Figure 1. Megan4-generated taxonomy assignment and read numbers based on NCBI reference sequences.

Each node is labeled with a taxon, and the number of reads assigned to this taxon.

Table 2. List of bacteria unambiguously identified at the species level in ticks, including the number of NGS reads for each species, the corresponding list of identified genes allowing taxonomic affiliation (with% identity) to one specific bacteria, and the closest bacterial species to the unambiguously identified species (with% identity).

Global analysis of genera mainly associated with medically important tick-borne bacteria: Anaplasma spp., Borrelia spp., Coxiella spp., Ehrlichia spp., Francisella spp. and Rickettsia spp., indicated that among the alpha-proteobacteria family, Rickettsia spp. were the most highly represented. Species identified included R. helvetica, a member of the Spotted Fever Group of Rickettsiae, predicted to be associated with human illness in many European countries [25]; R. canadensis isolated from ticks belonging to Haemaphysalis spp. in Canada [26], never previously identified in Europe, and involved, on serological evidence of infection, in Rocky Mountain Spotted Fever-like disease and cerebral vasculitis in US patients; and R. felis, responsible for Spotted Fever in humans and whose only known vector is the flea [27]. As the number of reads was low for R. canadensis (16) and R. felis (180), and because the presence of both pathogens in I. ricinus was not expected, we performed real-time PCR on DNA extracts corresponding to a single pool of 1450 nymphs, which confirmed the detection of R. felis DNA, but not R. canadensis indicating that for this bacteria the RNA-seq results is below the threshold of detection. We can thus consider that this bacteria is not present in our samples

Among the Anaplasmataceae family, we identified sequences belonging to A. phagocytophilum, the agent of human granulocytosis [25] and “candidatus Neoehrlichia mikurensis” a new tick-borne pathogen discovered in 2004. The first human case of “candidatus N. mikurensis” infection was reported in a Swedish patient in 2010, but has never been linked to human disease in France thus far [28]. The presence of DNA from this bacterium was confirmed by real-time PCR in the pool of 1450 nymphs. In 2012, we had previously identified this bacterium for the first time in France, in bank voles from North Eastern France [29]. We also identified species belonging to the Ehrlichia genus. NGS sequence analysis combined with specific real-time PCR confirmation facilitated the detection of E. canis, the agent of canine ehrlichiosis, known to be transmitted by the dark tick Rhipicephalus sanguineus [30] (Table 2).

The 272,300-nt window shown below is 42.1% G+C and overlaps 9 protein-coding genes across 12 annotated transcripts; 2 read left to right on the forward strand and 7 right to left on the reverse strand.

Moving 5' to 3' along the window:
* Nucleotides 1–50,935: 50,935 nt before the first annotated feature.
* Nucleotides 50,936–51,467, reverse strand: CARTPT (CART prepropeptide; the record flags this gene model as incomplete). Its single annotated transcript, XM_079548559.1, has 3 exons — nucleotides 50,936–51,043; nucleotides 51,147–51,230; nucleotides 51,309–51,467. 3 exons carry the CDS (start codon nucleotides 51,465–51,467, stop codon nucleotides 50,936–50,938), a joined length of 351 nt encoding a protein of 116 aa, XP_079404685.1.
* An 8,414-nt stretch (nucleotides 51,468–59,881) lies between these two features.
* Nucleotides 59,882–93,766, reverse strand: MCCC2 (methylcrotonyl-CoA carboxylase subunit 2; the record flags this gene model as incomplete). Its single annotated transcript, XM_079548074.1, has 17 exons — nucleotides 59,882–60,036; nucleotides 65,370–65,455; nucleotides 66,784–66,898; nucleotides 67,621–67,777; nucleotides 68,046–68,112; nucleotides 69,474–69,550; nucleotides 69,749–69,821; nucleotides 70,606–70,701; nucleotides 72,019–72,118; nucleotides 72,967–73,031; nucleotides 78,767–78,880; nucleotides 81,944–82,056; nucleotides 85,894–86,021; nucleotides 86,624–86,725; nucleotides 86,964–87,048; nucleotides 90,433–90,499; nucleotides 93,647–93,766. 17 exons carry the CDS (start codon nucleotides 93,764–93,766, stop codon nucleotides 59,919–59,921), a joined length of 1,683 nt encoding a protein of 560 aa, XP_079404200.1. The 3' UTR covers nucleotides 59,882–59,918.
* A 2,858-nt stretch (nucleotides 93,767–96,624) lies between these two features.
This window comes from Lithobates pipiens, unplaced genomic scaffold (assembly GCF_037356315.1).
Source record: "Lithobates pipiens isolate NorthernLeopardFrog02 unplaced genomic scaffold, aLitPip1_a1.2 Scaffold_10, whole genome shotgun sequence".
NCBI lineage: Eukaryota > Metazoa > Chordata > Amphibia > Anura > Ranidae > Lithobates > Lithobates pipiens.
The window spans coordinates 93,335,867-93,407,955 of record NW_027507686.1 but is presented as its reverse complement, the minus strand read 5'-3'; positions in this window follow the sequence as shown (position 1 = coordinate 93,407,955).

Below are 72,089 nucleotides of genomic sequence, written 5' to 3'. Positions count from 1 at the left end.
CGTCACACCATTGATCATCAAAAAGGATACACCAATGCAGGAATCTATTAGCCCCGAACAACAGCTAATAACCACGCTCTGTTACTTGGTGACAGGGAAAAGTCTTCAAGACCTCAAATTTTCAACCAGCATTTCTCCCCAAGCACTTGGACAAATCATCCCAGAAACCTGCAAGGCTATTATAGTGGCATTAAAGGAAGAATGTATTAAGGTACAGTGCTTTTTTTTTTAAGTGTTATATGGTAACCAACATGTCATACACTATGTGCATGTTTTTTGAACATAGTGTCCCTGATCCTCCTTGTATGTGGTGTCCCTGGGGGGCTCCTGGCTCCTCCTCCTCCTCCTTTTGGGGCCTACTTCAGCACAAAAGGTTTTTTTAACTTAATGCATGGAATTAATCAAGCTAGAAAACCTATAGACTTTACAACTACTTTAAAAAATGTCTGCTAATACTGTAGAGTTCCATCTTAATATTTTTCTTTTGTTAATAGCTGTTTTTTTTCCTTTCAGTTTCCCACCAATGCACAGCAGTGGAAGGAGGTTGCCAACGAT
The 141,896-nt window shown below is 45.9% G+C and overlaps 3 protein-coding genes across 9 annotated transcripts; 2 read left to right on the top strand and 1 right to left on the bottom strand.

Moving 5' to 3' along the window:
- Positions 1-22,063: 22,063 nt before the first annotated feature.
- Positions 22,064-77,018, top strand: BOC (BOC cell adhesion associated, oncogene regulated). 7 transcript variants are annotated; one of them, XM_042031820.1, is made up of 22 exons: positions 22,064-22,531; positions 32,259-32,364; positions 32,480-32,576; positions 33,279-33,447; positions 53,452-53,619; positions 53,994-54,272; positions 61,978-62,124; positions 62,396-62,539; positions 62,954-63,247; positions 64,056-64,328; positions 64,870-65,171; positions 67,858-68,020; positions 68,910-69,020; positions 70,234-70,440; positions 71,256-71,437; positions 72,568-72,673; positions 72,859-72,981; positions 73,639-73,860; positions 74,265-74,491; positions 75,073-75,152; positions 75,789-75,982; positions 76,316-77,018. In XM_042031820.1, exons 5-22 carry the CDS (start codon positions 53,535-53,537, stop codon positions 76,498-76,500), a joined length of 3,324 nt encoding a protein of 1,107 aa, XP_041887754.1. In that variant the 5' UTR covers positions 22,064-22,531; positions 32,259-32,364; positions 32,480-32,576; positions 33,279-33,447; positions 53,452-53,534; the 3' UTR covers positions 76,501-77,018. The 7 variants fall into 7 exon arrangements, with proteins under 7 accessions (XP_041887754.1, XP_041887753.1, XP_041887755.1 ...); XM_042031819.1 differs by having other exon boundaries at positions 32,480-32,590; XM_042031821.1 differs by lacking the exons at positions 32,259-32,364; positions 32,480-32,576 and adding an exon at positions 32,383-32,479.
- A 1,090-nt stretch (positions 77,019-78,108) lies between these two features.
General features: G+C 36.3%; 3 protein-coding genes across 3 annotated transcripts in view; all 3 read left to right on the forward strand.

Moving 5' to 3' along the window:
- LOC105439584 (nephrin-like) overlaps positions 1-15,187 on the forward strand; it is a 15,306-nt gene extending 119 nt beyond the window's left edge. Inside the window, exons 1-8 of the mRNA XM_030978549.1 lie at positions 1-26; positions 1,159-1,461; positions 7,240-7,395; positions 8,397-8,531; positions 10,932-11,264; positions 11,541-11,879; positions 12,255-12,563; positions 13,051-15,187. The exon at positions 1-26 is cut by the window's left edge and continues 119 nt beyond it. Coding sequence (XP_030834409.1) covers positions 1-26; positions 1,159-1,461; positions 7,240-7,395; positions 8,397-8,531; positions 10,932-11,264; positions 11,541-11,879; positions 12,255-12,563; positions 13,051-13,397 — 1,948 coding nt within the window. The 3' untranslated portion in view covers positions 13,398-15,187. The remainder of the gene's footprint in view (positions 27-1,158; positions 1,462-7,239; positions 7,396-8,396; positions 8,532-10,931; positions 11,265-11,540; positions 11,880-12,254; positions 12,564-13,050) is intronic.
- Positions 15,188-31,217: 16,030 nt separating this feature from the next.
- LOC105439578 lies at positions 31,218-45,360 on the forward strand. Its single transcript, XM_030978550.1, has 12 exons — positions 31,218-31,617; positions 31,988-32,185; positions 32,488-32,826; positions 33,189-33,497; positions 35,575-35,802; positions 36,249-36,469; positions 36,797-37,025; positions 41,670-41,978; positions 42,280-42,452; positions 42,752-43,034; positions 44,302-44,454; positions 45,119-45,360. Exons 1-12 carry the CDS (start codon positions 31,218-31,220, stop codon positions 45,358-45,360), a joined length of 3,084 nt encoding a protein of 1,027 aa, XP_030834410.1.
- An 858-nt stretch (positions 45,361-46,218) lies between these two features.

Among the Bartonella spp. sequences, the cat-specific B. henselae was clearly identified, as well as sequences related to the rodent-specific B. grahamii (Table 2). Both of these species are known to be mainly flea-borne zoonotic human pathogens but have also been previously detected in European ticks [31][33].

We also detected RNA sequences related to gamma-proteobacteria belonging to Coxiella spp. and Francisella spp. For these genera, the low number of reads prevented the identification of these bacteria at the species level. We failed to detect Coxiella burnetti or Francisella tularensis DNA within ticks by real-time PCR, these two species being the most common tick-borne pathogens of each genera.

As expected for ticks collected in Alsace, a French region with high rates of Lyme disease, we also identified B. afzelii, B. garinii, and B. burgdorferi s.s., the three human pathogenic species known to circulate in France [34]. Interestingly, we also detected sequences from B. miyamotoi, which is responsible for relapsing fever in Russia, and which was recently detected in the USA [35]. The presence of B. miyamotoi DNA was confirmed by real-time PCR. Even though sequences from this bacteria have previously been amplified from I. ricinus in Sweden, France and Slovakia [21], [36], it has never thus far been associated with disease in Europe.

Prevalence of unexpected human pathogen DNA in ticks

Considering their potential importance to human health and disease, we estimated the prevalence of “candidatus Neoehrlichia mikurensis”, B. miyamotoi, and R. felis microorganisms. Among the 58 tested pools of nymph DNA (each pool containing 25 nymphs), 19 were positive for “candidatus Neoehrlichia mikurensis” and 25 for B. miyamotoi. By estimating the individual prevalence of nymphs using the exact method of Hauck, we found a prevalence of 2.2% (1.4–3.3) for Borrelia miyamotoi and 1.6% (0.9–2.5) for “candidatus Neoehrlichia mikurensis”. For adults, we analyzed 31 pools, each containing two adults. We identified two positive pools for “candidatus Neoehrlichia mikurensis” which represented an individual prevalence of between 3.2% and 6.4%. All tested adult pools were negative for B. miyamotoi. For R. felis, we identified one positive pool of nymphs among the 58 tested (estimated prevalence of 0.09%), but none within the adult pools.